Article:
Pope Francis is coming to Philadelphia, and I’m doing all I can to avoid him.
I know there are some readers of this blog who think I should do everything in my power to seek out the Holy Father and ask forgiveness, for both the thoughts and deeds I’ve commemorated here on Do Not Get Sick in the Sink, Please. You may be surprised, or perhaps not, to learn that this blog is followed by a whole
flock slew of Christians who write about how God is improving their marriage or revealing the mystical secrets behind tater tot casserole or losing weight through Jesus.
(Dear Christians: Just my opinion, but God may be sending you mixed messages with that tater tot casserole and weight loss stuff).
I’ve never been able to understand why this blog has so many Christian followers. Maybe they’re praying for my salvation. More likely they’re using me as an example to scare their children.
Behold the fate that awaits you if you turn from the path of righteousness: Do Not Get Sick in the Sink, Please!
Anyway, as I said, the Pope is visiting for a couple of days at the end of the week and, as a lapsed Catholic, the papal visit didn’t register more than a “Gee, that’s nice,” on my own personal Richter scale until a colleague contacted me to reschedule a meeting. Why did we need to reschedule? Because it appears the whole freaking city is shutting down this week, including the public schools, public transport, and entire bridges and stretches of highway.
So I doubt I’ll get much done in this week, except for maybe this blog post about my Christian followers.
Let me start by saying that I am not a follower of Christianity and my relationship with religion is complicated. It began with my parents: my Mom was a devout Roman Catholic and my Dad was an unrepentant atheist. How this horribly mismatched couple ever got together in the first place remains a mystery, but you could probably place a safe bet on the involvement of alcohol. Why they stayed together has more to do with my mother strictly following the Church teaching against birth control and yet feeling a bit more loosey-goosey about the admonition against premarital sex: I was born not quite seven months after my parents married.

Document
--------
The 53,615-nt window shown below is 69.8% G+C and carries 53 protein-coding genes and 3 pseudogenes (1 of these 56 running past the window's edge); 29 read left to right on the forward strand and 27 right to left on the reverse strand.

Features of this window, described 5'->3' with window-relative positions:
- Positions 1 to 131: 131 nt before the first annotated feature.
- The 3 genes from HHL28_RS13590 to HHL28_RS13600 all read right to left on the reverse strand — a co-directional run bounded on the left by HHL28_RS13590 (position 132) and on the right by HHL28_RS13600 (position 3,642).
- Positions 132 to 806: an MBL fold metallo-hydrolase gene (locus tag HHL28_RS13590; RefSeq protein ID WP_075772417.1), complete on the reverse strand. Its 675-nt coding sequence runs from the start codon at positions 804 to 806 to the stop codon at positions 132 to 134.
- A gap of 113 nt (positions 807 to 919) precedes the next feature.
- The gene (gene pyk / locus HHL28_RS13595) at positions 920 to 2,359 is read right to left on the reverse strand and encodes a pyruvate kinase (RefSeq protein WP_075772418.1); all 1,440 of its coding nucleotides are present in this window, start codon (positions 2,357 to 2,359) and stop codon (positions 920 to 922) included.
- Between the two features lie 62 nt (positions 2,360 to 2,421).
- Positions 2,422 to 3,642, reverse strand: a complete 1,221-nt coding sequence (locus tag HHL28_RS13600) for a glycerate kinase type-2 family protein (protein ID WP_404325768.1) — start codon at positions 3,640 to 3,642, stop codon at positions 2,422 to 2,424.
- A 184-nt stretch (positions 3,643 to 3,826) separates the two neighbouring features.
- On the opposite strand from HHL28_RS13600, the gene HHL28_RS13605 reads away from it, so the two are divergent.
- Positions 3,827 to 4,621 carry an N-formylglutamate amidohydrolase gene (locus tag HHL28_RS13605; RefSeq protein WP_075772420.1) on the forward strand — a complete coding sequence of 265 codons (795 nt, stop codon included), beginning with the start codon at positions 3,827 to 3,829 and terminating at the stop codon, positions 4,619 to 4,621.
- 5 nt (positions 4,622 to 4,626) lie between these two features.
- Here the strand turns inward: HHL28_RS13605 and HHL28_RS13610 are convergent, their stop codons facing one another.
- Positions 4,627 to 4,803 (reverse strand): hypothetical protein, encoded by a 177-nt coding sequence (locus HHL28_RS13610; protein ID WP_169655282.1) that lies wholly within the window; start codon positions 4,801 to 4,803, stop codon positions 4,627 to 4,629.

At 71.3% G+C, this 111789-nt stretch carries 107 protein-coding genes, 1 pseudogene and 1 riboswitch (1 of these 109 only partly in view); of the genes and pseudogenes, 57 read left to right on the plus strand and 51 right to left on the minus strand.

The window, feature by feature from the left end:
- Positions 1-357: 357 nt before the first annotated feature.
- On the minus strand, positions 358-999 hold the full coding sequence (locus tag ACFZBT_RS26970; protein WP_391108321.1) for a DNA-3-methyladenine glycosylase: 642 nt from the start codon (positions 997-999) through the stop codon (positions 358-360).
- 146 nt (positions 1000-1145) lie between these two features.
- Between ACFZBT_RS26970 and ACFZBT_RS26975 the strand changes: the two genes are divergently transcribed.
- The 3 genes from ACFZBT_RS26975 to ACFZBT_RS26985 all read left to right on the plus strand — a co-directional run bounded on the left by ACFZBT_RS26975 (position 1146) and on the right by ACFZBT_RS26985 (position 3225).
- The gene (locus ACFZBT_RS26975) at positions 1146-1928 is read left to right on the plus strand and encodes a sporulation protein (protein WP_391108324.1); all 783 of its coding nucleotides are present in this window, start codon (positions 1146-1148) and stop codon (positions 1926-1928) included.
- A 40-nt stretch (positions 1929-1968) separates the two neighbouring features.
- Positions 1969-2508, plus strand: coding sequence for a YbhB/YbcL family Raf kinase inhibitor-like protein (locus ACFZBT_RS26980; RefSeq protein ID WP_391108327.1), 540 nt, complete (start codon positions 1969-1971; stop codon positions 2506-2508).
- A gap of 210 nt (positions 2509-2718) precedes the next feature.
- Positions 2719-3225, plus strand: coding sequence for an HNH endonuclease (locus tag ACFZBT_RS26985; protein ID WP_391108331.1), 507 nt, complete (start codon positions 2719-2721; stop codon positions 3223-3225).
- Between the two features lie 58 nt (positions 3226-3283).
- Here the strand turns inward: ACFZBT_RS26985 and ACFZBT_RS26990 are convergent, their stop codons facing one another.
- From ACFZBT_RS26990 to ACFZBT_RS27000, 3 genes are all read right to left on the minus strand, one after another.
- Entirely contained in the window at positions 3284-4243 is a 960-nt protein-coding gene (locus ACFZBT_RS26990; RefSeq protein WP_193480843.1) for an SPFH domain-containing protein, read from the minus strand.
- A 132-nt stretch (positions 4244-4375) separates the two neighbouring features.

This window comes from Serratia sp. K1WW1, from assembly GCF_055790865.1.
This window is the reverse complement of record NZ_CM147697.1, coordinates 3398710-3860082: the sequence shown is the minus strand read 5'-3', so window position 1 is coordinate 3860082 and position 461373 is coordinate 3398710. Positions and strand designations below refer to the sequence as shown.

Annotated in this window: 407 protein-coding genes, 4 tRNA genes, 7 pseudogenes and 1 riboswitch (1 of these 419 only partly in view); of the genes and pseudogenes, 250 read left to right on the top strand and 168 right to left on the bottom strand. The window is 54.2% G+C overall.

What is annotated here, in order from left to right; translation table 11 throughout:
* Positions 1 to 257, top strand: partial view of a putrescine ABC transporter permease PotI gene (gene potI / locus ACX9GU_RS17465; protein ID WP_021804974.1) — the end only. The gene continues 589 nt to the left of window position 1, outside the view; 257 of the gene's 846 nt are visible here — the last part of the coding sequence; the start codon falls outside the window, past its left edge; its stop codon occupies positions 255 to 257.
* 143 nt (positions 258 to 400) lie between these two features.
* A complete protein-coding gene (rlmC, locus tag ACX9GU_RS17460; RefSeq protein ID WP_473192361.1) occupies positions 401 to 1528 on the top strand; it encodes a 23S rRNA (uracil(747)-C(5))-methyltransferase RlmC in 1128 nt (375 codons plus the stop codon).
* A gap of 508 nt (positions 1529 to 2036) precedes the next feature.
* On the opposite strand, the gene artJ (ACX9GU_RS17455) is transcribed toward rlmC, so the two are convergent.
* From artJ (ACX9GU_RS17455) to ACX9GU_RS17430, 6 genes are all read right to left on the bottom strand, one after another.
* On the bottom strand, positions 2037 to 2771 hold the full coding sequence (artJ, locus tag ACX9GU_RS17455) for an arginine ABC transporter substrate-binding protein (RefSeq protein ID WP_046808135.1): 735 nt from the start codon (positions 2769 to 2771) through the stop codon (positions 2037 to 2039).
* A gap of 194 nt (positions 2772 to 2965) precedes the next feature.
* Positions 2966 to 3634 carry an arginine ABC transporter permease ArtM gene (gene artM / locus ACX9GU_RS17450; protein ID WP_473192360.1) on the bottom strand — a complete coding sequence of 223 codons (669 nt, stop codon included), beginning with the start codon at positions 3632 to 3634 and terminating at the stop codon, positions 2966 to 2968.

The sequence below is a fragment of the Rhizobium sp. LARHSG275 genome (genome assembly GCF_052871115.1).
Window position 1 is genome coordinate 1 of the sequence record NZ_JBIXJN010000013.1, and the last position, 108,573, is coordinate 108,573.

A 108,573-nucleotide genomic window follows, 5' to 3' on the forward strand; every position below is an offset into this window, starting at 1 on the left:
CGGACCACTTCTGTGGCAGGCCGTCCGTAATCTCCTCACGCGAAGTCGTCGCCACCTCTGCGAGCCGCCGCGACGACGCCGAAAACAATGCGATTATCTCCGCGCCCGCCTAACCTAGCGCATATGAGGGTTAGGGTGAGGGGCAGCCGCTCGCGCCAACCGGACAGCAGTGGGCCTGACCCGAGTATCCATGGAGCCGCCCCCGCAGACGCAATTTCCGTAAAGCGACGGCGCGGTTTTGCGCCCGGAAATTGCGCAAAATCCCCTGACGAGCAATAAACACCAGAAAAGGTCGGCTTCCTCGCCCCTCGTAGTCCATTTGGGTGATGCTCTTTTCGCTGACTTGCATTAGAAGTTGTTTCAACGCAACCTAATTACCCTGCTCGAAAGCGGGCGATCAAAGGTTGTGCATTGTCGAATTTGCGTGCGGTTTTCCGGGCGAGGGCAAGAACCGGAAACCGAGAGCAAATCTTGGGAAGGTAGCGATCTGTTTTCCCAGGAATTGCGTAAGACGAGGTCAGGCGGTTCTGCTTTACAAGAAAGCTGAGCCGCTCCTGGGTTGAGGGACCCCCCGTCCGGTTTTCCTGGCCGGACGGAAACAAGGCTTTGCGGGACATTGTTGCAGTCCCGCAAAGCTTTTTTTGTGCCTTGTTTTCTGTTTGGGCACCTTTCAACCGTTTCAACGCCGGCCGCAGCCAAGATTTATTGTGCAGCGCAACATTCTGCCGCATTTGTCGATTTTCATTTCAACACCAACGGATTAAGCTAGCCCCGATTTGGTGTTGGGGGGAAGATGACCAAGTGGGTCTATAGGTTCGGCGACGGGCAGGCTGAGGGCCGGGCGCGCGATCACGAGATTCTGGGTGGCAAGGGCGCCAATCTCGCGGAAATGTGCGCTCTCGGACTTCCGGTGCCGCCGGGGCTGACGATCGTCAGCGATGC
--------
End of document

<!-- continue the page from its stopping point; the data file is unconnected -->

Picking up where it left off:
After my birth, I went through the motions of being a Catholic through my Confirmation, and then declared that I was an atheist as my mother wept and my father cheered.
Still, while I’ve left the Church, I remain what I’ll call a cultural Catholic, and I identify with that particular experience. If I had to choose sides in, let’s say, a game of dodgeball, I’d be on their team.
While I’m an atheist and have been since early adolescence, in my twenties I married a former altar boy. That’s maybe not too surprising. What may surprise you is that my husband, who comes from a large, Irish-Catholic family that attended Mass every Sunday, rejected the Catholic Church much more emphatically than I ever did. Even though my husband didn’t grow up in a home with a drunk guy shouting from the front porch at random passersby that all priests are “queers” (that would be my Dad), my husband refused to allow our children to be baptized. The atheist in the relationship (that would be me) would have been okay with it.
Don’t try to make sense of my beliefs. It will just make your brain hurt.